Roleplaying is about discovery. Usually this is through semi-improvisational collaboration between players and a Game Master (GM). But without a GM or other players, you’re discovering the story on your own.

And it’s a true discovery here, because you won’t be able to predict what will happen. In the days leading up to playing for the first time, I plotted out some basic character concepts for my vampire. Naturally, as someone who enjoys storytelling, I started imagining plot beats as well. I had some stories mapped out before I ever sat down.

And then that all went out the window, and I ended up creating something more nuanced than I could have initially imagined. Granted, a couple small ideas from my earlier musings made it into my eventual session. But the rest was reactionary, and thrilling for that fact.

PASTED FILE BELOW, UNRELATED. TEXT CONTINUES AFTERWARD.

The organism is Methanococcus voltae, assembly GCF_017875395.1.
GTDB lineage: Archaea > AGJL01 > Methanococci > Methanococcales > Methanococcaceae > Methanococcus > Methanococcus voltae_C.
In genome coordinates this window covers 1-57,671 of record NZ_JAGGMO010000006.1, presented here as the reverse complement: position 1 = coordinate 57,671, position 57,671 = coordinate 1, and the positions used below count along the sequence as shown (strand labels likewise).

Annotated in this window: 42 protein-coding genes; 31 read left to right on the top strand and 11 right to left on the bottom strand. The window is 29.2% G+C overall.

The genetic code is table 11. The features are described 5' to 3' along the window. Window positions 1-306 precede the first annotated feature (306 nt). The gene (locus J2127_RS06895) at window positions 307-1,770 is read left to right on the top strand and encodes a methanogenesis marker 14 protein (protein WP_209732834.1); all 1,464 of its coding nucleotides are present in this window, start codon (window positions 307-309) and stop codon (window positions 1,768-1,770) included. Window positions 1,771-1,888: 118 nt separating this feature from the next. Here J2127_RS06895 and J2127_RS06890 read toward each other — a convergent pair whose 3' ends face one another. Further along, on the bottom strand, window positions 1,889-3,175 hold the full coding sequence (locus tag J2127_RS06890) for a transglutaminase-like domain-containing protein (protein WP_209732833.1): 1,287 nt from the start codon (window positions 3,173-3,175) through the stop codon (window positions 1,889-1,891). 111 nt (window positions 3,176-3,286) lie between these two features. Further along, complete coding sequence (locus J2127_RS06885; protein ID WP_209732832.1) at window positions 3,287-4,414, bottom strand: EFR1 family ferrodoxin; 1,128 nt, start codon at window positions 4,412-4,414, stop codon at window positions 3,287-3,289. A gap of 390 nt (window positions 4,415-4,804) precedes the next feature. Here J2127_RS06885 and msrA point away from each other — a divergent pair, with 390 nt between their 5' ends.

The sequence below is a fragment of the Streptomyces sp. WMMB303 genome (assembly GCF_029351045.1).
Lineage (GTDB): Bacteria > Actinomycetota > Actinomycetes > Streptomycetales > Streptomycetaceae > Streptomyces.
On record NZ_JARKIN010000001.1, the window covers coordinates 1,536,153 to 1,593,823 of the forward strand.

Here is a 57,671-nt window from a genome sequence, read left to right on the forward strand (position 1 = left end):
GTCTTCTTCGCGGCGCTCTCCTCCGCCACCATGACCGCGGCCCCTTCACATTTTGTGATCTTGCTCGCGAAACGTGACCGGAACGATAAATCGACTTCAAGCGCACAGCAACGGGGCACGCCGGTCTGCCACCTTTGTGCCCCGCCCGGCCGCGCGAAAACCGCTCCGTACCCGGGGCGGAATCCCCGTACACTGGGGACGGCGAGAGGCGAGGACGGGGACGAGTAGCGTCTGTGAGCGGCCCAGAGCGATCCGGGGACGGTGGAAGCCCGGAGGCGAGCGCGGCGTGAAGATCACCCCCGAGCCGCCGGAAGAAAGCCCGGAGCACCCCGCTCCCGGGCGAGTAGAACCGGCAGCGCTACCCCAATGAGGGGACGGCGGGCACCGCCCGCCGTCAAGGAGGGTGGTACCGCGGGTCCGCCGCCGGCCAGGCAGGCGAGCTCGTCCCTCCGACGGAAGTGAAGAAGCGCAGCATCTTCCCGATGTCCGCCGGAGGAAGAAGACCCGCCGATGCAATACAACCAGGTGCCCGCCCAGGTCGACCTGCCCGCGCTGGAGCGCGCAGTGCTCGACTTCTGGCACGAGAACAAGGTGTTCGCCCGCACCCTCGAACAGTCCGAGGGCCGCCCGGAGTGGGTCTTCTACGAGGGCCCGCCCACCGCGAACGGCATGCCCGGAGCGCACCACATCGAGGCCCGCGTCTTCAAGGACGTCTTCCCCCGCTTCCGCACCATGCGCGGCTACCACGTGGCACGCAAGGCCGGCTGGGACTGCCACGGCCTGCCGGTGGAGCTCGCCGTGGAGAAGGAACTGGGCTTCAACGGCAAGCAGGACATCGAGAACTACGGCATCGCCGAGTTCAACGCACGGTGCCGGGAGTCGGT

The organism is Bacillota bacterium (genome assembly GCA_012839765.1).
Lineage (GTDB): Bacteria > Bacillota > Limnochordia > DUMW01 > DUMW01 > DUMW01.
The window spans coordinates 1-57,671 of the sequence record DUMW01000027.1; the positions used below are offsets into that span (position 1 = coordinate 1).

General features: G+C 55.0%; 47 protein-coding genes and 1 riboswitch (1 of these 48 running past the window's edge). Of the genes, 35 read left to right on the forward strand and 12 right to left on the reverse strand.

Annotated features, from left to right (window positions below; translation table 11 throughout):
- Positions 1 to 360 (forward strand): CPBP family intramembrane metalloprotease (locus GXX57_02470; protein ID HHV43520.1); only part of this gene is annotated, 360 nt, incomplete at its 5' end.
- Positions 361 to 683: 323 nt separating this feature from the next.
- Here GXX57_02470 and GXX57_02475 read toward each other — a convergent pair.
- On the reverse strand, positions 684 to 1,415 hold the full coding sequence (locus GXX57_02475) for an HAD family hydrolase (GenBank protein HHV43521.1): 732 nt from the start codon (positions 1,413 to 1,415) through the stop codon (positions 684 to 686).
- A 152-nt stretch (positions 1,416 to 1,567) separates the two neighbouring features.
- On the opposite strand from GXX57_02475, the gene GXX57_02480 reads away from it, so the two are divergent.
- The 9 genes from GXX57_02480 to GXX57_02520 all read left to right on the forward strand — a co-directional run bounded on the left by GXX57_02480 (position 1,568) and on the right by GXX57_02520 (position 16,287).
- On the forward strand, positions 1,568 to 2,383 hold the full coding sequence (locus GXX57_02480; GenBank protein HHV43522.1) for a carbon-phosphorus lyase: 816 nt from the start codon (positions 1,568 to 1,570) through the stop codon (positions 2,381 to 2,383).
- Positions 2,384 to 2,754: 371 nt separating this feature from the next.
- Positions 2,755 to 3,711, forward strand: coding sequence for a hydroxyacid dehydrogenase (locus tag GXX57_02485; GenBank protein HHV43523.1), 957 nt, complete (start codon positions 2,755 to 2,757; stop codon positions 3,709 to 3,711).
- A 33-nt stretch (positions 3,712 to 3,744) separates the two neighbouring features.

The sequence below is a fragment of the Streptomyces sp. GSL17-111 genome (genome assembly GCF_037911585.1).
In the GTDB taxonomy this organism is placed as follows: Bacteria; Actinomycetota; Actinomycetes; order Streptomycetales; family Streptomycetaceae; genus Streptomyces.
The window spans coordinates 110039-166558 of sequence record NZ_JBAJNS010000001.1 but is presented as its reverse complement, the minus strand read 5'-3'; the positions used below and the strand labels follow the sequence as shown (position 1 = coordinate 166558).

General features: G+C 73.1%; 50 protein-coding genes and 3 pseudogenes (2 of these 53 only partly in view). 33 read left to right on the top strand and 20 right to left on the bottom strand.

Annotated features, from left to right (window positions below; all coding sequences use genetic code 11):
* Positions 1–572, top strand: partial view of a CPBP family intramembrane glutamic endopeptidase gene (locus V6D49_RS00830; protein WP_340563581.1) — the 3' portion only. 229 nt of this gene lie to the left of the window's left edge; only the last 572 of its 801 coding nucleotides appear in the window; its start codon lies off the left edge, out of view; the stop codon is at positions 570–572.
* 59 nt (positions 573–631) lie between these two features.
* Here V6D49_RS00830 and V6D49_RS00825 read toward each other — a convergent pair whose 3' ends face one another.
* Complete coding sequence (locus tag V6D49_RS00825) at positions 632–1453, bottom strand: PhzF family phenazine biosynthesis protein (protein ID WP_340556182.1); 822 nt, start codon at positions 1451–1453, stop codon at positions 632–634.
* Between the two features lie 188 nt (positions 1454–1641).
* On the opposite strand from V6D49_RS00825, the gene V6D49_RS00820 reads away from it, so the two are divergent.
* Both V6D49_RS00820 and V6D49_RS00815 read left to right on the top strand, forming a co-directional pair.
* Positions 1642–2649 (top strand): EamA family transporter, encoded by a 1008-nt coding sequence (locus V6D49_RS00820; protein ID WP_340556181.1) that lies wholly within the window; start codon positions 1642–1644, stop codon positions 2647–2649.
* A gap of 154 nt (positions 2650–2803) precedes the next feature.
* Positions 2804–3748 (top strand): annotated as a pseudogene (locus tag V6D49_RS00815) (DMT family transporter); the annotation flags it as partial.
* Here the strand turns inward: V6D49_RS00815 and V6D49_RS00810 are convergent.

Roleplaying vs. Writing

I’m a writer; it’s largely how I pay the bills. I also enjoy writing in my free time. So it’s not an insult to say that this felt like a very intricate creative writing prompt at times, more so than a true roleplaying game.

The line between the two is fuzzy, of course. But though I was invested in the stories I told in the game, and used first person perspective when telling their story, it wasn’t “me” in the story in the same way that, say, my D&D characters feel like an extension of me.

The stories were harrowing and thoughtful, for clarity. I created each one with the urgency and interest of a good page-turner book. But it was the subtle distinction between inhabiting a character and writing one into existence. Both can be intimate endeavors, but they aren’t equivalent.

This is neither praise nor criticism, but rather an observation. I worried for a bit that this game would fall flat for me, because usually for me to truly be invested in roleplaying, I need the presence of others to act as inspiration. Instead, I found the game a bit more meditative, and my own persona a step removed from the protagonist, which turned it into an act of pure creation rather than a performance for no one. This, I think, helped save the game for me.

The Flexibility of Good Storytelling